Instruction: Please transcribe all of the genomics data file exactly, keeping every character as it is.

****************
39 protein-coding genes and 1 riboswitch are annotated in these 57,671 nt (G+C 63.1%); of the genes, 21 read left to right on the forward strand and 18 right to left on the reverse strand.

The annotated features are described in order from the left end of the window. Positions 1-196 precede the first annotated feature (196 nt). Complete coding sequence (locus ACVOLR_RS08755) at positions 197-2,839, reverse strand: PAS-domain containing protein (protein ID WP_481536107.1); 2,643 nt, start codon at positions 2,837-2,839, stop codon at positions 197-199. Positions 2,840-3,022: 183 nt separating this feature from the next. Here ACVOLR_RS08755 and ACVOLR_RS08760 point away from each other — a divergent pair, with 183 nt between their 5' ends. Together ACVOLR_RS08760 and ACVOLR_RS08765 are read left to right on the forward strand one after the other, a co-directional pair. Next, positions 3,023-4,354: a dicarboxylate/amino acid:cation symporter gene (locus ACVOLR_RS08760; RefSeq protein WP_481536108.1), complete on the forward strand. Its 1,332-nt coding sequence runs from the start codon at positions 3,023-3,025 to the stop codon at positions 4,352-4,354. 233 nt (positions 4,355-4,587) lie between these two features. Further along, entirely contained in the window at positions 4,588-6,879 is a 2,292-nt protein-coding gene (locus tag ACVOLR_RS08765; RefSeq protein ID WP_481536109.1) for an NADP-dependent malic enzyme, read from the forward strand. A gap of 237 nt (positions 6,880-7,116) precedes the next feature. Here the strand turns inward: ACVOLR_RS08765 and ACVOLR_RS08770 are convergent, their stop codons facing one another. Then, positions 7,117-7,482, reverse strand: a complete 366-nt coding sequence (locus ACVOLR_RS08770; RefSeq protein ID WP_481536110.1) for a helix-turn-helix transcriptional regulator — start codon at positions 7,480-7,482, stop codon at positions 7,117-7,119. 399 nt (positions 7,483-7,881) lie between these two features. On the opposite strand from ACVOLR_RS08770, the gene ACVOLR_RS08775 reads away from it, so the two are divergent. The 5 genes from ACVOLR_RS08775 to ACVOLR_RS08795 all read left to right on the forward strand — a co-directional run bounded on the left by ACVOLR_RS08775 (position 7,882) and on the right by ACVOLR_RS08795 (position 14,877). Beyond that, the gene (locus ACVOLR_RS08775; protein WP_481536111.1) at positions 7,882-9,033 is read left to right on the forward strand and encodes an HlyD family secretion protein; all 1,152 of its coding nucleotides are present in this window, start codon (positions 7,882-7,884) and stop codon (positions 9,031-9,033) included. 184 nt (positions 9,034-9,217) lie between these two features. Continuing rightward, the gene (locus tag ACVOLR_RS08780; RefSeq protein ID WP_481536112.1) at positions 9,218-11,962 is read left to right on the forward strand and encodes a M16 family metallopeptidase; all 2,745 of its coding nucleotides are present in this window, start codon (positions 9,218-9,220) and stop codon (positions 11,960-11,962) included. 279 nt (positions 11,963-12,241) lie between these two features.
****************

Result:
39 protein-coding genes and 1 riboswitch are annotated in these 57,671 nt (G+C 63.1%); of the genes, 21 read left to right on the forward strand and 18 right to left on the reverse strand.

The annotated features are described in order from the left end of the window. Positions 1-196 precede the first annotated feature (196 nt). Complete coding sequence (locus ACVOLR_RS08755) at positions 197-2,839, reverse strand: PAS-domain containing protein (protein ID WP_481536107.1); 2,643 nt, start codon at positions 2,837-2,839, stop codon at positions 197-199. Positions 2,840-3,022: 183 nt separating this feature from the next. Here ACVOLR_RS08755 and ACVOLR_RS08760 point away from each other — a divergent pair, with 183 nt between their 5' ends. Together ACVOLR_RS08760 and ACVOLR_RS08765 are read left to right on the forward strand one after the other, a co-directional pair. Next, positions 3,023-4,354: a dicarboxylate/amino acid:cation symporter gene (locus ACVOLR_RS08760; RefSeq protein WP_481536108.1), complete on the forward strand. Its 1,332-nt coding sequence runs from the start codon at positions 3,023-3,025 to the stop codon at positions 4,352-4,354. 233 nt (positions 4,355-4,587) lie between these two features. Further along, entirely contained in the window at positions 4,588-6,879 is a 2,292-nt protein-coding gene (locus tag ACVOLR_RS08765; RefSeq protein ID WP_481536109.1) for an NADP-dependent malic enzyme, read from the forward strand. A gap of 237 nt (positions 6,880-7,116) precedes the next feature. Here the strand turns inward: ACVOLR_RS08765 and ACVOLR_RS08770 are convergent, their stop codons facing one another. Then, positions 7,117-7,482, reverse strand: a complete 366-nt coding sequence (locus ACVOLR_RS08770; RefSeq protein ID WP_481536110.1) for a helix-turn-helix transcriptional regulator — start codon at positions 7,480-7,482, stop codon at positions 7,117-7,119. 399 nt (positions 7,483-7,881) lie between these two features. On the opposite strand from ACVOLR_RS08770, the gene ACVOLR_RS08775 reads away from it, so the two are divergent. The 5 genes from ACVOLR_RS08775 to ACVOLR_RS08795 all read left to right on the forward strand — a co-directional run bounded on the left by ACVOLR_RS08775 (position 7,882) and on the right by ACVOLR_RS08795 (position 14,877). Beyond that, the gene (locus ACVOLR_RS08775; protein WP_481536111.1) at positions 7,882-9,033 is read left to right on the forward strand and encodes an HlyD family secretion protein; all 1,152 of its coding nucleotides are present in this window, start codon (positions 7,882-7,884) and stop codon (positions 9,031-9,033) included. 184 nt (positions 9,034-9,217) lie between these two features. Continuing rightward, the gene (locus tag ACVOLR_RS08780; RefSeq protein ID WP_481536112.1) at positions 9,218-11,962 is read left to right on the forward strand and encodes a M16 family metallopeptidase; all 2,745 of its coding nucleotides are present in this window, start codon (positions 9,218-9,220) and stop codon (positions 11,960-11,962) included. 279 nt (positions 11,963-12,241) lie between these two features.